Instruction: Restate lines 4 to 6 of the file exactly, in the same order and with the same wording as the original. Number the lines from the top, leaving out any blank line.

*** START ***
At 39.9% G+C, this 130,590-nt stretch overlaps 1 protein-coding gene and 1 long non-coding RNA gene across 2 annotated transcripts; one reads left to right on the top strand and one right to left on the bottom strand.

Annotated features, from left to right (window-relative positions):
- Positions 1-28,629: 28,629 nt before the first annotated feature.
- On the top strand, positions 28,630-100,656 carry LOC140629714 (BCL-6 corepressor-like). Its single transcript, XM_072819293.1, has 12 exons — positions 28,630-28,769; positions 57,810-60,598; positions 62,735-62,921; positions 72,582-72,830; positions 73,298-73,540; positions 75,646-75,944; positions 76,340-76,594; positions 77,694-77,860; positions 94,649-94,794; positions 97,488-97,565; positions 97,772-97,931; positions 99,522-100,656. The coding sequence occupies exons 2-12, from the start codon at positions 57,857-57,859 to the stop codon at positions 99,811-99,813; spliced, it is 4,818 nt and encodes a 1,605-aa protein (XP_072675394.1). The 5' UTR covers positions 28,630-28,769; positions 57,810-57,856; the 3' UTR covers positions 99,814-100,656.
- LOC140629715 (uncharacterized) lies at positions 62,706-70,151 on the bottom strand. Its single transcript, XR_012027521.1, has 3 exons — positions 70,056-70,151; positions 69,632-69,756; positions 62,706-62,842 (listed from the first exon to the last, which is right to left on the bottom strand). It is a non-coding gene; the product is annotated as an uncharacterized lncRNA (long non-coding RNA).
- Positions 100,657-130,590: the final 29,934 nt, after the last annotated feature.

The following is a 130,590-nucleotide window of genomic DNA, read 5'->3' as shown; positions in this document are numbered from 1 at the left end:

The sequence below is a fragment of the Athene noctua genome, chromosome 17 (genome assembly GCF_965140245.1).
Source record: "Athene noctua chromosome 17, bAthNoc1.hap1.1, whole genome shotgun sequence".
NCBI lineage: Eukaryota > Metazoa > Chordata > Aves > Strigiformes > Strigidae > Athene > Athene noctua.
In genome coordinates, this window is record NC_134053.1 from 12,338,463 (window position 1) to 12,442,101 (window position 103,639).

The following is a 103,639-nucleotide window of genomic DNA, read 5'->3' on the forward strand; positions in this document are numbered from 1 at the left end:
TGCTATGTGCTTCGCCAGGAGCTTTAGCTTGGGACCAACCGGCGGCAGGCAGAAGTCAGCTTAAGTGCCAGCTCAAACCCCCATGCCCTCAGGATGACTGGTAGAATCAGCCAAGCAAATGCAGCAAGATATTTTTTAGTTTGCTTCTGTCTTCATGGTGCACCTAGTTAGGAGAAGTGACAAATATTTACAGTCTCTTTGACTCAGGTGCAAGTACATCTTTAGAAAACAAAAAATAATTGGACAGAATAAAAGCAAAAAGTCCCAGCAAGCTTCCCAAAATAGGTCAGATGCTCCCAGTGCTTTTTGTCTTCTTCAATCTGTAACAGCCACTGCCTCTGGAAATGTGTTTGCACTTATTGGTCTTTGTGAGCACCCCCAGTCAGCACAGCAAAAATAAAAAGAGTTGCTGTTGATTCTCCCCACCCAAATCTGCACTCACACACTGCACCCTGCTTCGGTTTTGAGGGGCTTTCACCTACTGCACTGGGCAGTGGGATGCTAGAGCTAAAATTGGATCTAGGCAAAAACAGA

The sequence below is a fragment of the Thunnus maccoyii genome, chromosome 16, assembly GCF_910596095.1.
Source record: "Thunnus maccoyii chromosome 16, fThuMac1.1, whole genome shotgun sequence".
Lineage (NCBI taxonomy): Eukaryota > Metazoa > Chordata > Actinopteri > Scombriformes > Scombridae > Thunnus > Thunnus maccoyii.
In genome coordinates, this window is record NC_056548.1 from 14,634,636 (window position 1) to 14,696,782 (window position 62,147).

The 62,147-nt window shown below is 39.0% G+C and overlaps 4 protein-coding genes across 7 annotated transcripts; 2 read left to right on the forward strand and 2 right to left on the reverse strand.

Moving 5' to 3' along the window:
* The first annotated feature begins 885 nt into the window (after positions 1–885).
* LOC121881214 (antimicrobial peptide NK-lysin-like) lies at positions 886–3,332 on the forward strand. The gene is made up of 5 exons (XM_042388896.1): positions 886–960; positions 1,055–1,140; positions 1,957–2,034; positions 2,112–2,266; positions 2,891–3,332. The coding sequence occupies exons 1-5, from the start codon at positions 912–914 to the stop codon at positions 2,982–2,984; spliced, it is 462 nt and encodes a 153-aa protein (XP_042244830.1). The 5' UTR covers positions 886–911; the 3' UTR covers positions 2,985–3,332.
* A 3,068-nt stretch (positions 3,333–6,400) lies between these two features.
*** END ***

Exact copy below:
- On the top strand, positions 28,630-100,656 carry LOC140629714 (BCL-6 corepressor-like). Its single transcript, XM_072819293.1, has 12 exons — positions 28,630-28,769; positions 57,810-60,598; positions 62,735-62,921; positions 72,582-72,830; positions 73,298-73,540; positions 75,646-75,944; positions 76,340-76,594; positions 77,694-77,860; positions 94,649-94,794; positions 97,488-97,565; positions 97,772-97,931; positions 99,522-100,656. The coding sequence occupies exons 2-12, from the start codon at positions 57,857-57,859 to the stop codon at positions 99,811-99,813; spliced, it is 4,818 nt and encodes a 1,605-aa protein (XP_072675394.1). The 5' UTR covers positions 28,630-28,769; positions 57,810-57,856; the 3' UTR covers positions 99,814-100,656.
- LOC140629715 (uncharacterized) lies at positions 62,706-70,151 on the bottom strand. Its single transcript, XR_012027521.1, has 3 exons — positions 70,056-70,151; positions 69,632-69,756; positions 62,706-62,842 (listed from the first exon to the last, which is right to left on the bottom strand). It is a non-coding gene; the product is annotated as an uncharacterized lncRNA (long non-coding RNA).
- Positions 100,657-130,590: the final 29,934 nt, after the last annotated feature.